Your heart is the most important muscle in your body. During your lifetime it will pump enough blood to fill about three supertankers.
The aorta is the largest blood vessel in the body. Although your aorta is a tough, durable workhorse, sometimes its walls can weaken and bulge in what is called an aortic aneurysm. This could cause a leak that spills blood into your body.
Some aortic aneurysms burst, some don't. Others force blood flow away from your organs and tissues, causing problems, such as heart attacks, kidney damage, stroke, and even death.
Types of Aortic Aneurysms
There are two locations of aortic aneurysms. One, in the chest, is a thoracic aortic aneurysm. The other is in the abdomen and is called an abdominal aortic aneurysm.
Thoracic aortic aneurysm. Genes play a role in your chances of having an aortic aneurysm in your chest. Conditions that people can be born with that can affect the aorta include a bicuspid aortic valve, Marfan syndrome, and Loeys-Dietz syndrome.
Other causes for thoracic aneurysm might include:
- High blood pressure
- Plaque buildup in your arteries (atherosclerosis)
- High cholesterol
- Sudden traumatic injury
You might not know you have a thoracic aortic aneurysm because symptoms often don't show up until the aneurysm becomes large, or bursts. However, as it grows, you may notice some signs, including:
- Chest or back pain
- Difficulty breathing or swallowing
- Shortness of breath
Your doctor often can diagnose a thoracic aortic aneurysm with tests such as an X-ray, an echocardiogram, CT scan, or ultrasound. It's also frequently monitored on an annual basis to assess for growth.
Routine screenings, especially for specific genetic conditions, can also help your doctor find out if your chances are higher. If they are, he might prescribe medications to lower your cholesterol and reduce your blood pressure.
If your aneurysm becomes a significant problem or grows rapidly in size, you might need surgery. Your doctor will replace the damaged section of your aorta with a human-made tube. Once it's in place, the graft will make that section of the aorta stronger.
An aortic aneurysm is a bulge in your aorta, the main blood vessel that carries blood from your heart to the rest of your body. Arteries usually have strong, thick walls. However, sometimes, certain illnesses or problems with your genes make them weak. The force of your blood constantly pushing against those weakened walls can make them swell. The result is a balloon-like bulge, called an aneurysm. If it grows too large and bursts, it can become an emergency. So it needs treatment as soon as possible.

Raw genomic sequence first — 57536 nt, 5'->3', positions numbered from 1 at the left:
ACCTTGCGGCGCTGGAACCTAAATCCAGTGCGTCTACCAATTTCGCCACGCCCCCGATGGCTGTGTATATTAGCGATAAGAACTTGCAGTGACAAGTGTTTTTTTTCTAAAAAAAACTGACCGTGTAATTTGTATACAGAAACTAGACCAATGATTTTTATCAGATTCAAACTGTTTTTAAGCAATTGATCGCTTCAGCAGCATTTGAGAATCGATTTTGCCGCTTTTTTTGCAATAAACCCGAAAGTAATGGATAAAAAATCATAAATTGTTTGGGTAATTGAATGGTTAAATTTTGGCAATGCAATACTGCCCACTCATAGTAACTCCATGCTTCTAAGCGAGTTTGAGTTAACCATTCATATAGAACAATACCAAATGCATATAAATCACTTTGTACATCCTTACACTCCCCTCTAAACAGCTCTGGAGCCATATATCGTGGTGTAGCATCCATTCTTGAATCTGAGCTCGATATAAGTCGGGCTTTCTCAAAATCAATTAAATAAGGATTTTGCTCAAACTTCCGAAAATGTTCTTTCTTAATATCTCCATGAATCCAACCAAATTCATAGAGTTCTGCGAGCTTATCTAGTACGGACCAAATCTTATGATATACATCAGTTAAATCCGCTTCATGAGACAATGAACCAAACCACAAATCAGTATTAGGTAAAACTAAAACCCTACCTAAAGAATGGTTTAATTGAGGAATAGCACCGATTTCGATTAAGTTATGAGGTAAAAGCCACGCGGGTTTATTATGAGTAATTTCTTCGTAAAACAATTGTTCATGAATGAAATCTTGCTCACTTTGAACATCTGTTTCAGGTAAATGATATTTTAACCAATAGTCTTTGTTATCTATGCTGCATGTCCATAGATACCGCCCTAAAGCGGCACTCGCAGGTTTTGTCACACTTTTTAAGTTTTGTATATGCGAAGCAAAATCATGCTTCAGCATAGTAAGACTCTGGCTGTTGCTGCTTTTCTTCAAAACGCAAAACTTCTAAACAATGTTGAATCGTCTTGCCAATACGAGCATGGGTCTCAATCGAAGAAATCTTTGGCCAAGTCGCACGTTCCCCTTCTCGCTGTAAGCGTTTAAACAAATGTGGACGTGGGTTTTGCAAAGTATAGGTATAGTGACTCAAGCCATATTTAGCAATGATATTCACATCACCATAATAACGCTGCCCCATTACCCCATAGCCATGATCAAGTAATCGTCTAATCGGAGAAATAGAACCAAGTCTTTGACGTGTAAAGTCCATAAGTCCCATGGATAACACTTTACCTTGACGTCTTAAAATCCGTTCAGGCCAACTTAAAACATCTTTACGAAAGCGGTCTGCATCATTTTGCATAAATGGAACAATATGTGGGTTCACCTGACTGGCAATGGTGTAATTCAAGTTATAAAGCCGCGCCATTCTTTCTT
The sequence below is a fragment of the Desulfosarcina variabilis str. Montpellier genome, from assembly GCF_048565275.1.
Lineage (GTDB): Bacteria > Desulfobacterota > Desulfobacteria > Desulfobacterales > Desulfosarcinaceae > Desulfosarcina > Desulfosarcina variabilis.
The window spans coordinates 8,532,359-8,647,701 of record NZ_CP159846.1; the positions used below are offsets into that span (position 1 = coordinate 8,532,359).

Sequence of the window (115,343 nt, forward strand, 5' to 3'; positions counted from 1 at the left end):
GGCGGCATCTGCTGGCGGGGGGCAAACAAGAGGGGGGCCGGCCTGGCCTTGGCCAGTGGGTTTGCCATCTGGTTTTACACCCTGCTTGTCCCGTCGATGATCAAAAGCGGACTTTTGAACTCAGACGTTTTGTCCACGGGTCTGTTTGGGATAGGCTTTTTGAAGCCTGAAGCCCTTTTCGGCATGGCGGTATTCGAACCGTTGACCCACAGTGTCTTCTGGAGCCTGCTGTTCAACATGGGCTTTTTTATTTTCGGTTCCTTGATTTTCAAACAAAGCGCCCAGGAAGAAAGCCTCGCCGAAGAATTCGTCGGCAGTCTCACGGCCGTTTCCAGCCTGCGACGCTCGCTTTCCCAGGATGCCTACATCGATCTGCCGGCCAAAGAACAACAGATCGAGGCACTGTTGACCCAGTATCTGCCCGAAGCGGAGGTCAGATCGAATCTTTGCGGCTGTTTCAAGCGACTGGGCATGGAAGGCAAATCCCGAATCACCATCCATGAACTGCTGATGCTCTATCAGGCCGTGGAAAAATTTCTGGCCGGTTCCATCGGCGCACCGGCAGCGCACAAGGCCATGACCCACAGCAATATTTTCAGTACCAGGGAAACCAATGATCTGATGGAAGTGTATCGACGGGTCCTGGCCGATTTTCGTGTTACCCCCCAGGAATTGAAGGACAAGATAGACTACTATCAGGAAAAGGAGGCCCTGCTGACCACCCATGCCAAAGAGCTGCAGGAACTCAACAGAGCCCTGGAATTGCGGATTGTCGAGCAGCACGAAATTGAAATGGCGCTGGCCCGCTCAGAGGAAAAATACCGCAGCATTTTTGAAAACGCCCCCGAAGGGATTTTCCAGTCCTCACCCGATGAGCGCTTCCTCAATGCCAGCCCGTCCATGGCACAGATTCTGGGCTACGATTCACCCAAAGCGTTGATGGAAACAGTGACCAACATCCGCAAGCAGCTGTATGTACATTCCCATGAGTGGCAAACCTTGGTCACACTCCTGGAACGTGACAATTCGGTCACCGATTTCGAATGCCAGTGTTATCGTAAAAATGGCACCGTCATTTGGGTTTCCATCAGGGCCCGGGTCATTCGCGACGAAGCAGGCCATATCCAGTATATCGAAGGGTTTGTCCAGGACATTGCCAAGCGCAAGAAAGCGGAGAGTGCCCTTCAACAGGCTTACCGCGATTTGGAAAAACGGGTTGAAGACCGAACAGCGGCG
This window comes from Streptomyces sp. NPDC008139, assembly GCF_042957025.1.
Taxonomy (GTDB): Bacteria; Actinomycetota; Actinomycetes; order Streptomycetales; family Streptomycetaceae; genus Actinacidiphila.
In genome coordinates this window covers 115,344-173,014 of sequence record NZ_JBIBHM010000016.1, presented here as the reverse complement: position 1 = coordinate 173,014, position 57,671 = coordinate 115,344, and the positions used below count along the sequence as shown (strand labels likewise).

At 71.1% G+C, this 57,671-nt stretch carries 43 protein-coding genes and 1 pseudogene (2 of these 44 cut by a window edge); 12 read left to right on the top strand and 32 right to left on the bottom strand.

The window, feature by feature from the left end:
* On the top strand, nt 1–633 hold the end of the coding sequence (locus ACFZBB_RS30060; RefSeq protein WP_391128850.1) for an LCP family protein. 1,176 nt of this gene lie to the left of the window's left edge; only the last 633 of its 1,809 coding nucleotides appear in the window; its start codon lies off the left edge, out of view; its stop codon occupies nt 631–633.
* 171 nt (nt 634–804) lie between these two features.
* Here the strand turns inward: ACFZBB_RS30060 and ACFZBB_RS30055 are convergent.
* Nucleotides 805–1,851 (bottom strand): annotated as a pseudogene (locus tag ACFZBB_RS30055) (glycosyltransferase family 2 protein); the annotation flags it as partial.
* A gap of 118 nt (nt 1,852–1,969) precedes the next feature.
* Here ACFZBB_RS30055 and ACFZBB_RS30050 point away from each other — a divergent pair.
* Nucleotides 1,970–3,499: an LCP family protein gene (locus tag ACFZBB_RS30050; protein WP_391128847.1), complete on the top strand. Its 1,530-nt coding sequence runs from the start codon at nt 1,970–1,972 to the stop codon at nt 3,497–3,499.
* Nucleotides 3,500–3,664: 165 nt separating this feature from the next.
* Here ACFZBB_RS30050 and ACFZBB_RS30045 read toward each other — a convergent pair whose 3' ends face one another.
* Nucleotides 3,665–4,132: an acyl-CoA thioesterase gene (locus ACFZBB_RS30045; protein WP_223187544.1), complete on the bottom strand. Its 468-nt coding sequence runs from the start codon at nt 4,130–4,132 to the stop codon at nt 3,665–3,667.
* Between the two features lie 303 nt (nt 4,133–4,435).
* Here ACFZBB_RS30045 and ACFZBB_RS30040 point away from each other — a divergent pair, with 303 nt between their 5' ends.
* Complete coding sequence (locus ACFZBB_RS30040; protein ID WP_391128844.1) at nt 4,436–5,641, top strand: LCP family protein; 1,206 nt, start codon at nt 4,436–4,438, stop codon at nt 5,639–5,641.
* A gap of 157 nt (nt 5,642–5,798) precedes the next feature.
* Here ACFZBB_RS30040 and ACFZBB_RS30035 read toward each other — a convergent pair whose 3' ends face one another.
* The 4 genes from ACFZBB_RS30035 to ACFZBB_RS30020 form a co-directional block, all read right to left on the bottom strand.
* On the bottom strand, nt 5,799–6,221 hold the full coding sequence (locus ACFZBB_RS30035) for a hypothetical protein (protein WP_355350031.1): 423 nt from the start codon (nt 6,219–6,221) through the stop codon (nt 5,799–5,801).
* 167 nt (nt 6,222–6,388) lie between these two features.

Doctors can usually treat small aneurysms with medication. However, larger ones may need surgery.
There are two main types of surgery for aortic aneurysms:
- Open abdominal or open chest repair
- Endovascular repair
Open Abdominal or Open Chest Repair
This is the most common type of surgery to repair an aortic aneurysm, but it's the most invasive, meaning that your doctor will go into your body to do it. Your surgeon replaces the weakened section of your aorta with a tube, or "graft," made of a special fabric.
First, you'll get general anesthesia. That means that you won't be awake for the procedure.
Then your surgeon will cut either in your belly or chest, depending on where your aneurysm is located.
Next, she'll restrict blood flow above and below the aneurysm using clamps. If the aneurysm is located just above the heart, a heart-lung machine will keep you breathing.
The surgeon will then remove the section of your aorta that is bulging and replace it with the fabric graft. The graft will allow blood to flow through the aorta without making it swell. Finally, she'll remove the clamps and let the blood to start flowing again.
The entire procedure can take anywhere from 2 to 6 hours, and you may have to stay in the hospital for up to a week to recover. You should be able to get back to your normal activities in about a month.